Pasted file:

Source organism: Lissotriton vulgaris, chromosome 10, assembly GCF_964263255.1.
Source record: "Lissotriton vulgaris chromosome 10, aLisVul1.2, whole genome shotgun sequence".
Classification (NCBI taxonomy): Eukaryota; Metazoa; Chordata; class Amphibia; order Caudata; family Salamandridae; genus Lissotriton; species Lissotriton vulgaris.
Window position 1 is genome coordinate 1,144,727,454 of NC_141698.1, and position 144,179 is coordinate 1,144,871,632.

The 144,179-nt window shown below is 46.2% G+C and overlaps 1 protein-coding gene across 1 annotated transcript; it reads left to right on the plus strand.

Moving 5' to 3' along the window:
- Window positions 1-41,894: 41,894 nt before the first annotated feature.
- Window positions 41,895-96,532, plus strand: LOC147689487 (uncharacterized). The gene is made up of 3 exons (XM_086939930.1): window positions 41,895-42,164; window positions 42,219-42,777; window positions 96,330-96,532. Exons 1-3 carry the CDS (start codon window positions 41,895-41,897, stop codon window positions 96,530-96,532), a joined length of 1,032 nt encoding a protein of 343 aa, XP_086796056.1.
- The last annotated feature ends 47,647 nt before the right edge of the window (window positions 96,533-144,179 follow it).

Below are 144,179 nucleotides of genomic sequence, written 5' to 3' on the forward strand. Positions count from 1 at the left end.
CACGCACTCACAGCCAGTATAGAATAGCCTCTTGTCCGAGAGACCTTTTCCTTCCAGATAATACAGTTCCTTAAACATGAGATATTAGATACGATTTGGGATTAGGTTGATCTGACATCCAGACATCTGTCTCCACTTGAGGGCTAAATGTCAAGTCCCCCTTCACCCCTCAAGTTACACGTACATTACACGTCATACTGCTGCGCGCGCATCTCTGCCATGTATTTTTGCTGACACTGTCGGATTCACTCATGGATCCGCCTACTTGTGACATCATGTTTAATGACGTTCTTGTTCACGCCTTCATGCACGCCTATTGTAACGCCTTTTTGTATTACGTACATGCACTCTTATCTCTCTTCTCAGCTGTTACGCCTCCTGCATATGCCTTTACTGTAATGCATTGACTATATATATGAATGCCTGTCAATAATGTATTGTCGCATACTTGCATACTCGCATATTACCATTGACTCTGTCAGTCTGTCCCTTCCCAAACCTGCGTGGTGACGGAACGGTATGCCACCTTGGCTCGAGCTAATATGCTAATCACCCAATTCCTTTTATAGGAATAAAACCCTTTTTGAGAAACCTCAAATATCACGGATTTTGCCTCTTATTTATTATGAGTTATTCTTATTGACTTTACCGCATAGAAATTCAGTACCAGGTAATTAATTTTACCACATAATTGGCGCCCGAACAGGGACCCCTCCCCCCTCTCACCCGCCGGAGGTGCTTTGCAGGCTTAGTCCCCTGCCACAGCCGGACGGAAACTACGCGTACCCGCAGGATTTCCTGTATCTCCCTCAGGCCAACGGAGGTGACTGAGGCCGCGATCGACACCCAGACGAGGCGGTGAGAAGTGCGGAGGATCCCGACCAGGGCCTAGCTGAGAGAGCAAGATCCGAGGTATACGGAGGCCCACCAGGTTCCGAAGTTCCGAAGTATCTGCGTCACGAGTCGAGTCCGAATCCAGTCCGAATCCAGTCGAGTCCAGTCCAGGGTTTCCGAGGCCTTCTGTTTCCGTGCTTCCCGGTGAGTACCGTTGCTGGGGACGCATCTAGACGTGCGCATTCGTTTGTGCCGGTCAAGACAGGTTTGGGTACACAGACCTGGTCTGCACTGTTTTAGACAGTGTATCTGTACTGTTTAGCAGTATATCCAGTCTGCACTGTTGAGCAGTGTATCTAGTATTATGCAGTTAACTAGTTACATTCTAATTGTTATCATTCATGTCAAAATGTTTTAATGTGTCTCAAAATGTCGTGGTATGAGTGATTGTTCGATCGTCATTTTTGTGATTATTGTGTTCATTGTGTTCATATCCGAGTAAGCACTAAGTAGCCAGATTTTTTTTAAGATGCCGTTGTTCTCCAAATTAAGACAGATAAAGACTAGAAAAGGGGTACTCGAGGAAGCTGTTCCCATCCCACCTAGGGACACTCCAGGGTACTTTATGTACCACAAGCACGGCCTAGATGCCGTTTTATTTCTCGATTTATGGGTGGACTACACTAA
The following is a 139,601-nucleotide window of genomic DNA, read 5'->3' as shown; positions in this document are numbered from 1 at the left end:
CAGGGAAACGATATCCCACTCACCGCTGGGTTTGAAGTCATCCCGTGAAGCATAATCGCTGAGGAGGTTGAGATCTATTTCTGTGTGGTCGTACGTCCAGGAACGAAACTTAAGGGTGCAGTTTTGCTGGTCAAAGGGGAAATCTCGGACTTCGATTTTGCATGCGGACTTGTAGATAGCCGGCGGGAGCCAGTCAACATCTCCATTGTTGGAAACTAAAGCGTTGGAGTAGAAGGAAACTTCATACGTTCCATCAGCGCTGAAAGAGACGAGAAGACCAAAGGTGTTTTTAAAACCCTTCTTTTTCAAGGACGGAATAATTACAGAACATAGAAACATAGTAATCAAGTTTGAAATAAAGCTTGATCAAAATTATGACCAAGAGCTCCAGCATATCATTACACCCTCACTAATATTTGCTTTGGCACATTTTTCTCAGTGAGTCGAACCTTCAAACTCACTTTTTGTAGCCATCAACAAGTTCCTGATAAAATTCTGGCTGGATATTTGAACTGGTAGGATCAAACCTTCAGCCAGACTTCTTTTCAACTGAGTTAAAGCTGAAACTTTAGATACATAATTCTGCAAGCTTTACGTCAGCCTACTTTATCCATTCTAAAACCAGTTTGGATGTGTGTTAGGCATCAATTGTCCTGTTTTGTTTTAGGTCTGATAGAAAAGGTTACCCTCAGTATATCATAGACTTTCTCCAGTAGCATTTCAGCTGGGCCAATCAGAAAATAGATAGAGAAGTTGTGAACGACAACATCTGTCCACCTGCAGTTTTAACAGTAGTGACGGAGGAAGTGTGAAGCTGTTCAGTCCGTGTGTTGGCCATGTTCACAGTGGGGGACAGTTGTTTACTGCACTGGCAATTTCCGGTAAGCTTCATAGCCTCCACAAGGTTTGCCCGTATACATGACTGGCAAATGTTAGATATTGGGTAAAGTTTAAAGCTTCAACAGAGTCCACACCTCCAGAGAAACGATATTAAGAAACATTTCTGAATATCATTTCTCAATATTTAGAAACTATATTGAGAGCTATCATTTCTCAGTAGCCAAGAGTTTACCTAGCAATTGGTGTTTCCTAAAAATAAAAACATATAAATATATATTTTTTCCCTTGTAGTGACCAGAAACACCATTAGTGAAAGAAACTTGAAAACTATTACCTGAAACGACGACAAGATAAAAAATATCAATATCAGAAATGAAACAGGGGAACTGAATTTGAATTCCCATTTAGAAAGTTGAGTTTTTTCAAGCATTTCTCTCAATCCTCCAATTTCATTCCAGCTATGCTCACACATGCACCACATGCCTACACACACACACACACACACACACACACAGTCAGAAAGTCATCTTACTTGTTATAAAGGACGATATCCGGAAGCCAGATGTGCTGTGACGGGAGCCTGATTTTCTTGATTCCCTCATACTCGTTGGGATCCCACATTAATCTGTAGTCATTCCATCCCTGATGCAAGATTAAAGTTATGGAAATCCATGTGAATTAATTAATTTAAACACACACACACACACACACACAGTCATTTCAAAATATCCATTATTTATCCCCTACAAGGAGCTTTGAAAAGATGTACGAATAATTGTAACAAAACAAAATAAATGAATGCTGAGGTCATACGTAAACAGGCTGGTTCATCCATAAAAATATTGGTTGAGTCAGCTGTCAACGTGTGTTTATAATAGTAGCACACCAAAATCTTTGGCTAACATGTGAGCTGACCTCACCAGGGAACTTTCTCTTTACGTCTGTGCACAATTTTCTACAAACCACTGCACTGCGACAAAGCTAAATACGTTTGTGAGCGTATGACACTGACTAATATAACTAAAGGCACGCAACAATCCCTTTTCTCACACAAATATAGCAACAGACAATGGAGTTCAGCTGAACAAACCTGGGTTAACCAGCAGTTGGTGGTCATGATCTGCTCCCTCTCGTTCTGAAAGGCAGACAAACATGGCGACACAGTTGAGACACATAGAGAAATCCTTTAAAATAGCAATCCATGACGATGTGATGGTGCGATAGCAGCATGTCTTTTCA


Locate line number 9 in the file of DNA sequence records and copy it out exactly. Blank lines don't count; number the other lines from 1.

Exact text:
- The last annotated feature ends 47,647 nt before the right edge of the window (window positions 96,533-144,179 follow it).